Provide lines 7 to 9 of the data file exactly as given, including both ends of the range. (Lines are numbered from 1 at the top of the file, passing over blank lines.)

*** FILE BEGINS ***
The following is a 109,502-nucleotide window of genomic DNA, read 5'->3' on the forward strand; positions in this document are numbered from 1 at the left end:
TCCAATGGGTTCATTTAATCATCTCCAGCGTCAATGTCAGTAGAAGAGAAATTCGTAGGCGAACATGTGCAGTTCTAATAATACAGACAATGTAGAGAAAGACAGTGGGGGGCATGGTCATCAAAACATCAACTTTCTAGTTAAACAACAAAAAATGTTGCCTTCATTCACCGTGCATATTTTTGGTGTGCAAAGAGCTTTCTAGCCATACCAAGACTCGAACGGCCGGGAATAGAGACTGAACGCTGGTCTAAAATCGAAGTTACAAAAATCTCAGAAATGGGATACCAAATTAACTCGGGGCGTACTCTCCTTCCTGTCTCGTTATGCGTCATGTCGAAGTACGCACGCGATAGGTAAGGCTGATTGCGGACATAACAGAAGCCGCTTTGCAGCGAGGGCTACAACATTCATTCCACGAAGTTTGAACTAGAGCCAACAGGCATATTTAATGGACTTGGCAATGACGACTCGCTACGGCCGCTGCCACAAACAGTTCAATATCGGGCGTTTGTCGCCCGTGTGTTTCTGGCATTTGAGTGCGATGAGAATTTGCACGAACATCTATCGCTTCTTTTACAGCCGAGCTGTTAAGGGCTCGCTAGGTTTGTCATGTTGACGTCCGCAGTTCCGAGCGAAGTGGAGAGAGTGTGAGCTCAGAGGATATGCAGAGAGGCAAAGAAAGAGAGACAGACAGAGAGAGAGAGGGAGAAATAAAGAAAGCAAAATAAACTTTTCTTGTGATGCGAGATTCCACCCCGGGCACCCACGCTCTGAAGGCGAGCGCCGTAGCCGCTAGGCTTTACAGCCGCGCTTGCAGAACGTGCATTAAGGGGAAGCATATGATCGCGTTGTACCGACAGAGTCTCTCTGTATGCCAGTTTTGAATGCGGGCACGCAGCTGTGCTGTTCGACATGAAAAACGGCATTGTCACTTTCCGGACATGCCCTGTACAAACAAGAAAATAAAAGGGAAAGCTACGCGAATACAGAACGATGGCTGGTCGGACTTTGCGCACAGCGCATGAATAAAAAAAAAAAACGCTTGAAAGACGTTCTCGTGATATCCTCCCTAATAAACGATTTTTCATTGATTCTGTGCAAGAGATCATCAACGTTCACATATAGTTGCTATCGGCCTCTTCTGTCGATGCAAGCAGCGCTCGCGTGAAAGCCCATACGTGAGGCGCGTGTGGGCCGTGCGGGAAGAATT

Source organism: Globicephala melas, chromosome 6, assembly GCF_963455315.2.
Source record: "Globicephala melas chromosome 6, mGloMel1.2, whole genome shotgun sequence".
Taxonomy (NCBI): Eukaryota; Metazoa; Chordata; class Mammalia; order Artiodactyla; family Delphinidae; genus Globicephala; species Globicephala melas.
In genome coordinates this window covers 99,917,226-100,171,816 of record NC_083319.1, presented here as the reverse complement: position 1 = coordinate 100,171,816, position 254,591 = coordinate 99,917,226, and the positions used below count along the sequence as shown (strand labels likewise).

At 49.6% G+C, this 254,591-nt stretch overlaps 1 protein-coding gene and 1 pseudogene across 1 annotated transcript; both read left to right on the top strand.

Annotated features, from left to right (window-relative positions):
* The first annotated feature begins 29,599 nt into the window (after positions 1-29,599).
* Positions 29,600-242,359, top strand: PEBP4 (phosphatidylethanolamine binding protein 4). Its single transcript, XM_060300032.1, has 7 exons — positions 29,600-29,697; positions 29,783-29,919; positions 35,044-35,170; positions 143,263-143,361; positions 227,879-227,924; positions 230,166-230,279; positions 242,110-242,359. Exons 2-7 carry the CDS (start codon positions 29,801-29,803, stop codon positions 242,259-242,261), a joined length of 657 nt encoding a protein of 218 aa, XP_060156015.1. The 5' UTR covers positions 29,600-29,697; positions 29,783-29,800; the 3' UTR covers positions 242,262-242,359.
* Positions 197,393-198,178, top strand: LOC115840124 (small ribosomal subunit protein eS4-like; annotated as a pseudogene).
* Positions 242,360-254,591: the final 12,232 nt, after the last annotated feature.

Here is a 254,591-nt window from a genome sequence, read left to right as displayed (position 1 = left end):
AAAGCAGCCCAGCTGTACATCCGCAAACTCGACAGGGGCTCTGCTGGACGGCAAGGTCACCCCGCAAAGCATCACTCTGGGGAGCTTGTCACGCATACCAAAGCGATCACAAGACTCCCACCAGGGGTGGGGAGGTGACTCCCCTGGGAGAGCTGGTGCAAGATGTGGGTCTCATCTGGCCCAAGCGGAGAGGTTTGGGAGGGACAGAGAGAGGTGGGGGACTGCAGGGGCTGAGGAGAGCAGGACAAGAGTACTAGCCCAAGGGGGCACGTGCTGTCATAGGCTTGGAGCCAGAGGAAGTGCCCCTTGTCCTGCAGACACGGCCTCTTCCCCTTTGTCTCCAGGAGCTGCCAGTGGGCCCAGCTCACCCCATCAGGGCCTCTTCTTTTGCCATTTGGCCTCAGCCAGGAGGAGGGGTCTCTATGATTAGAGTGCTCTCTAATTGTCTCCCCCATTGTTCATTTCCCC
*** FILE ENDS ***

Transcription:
At 49.6% G+C, this 254,591-nt stretch overlaps 1 protein-coding gene and 1 pseudogene across 1 annotated transcript; both read left to right on the top strand.

Annotated features, from left to right (window-relative positions):
* The first annotated feature begins 29,599 nt into the window (after positions 1-29,599).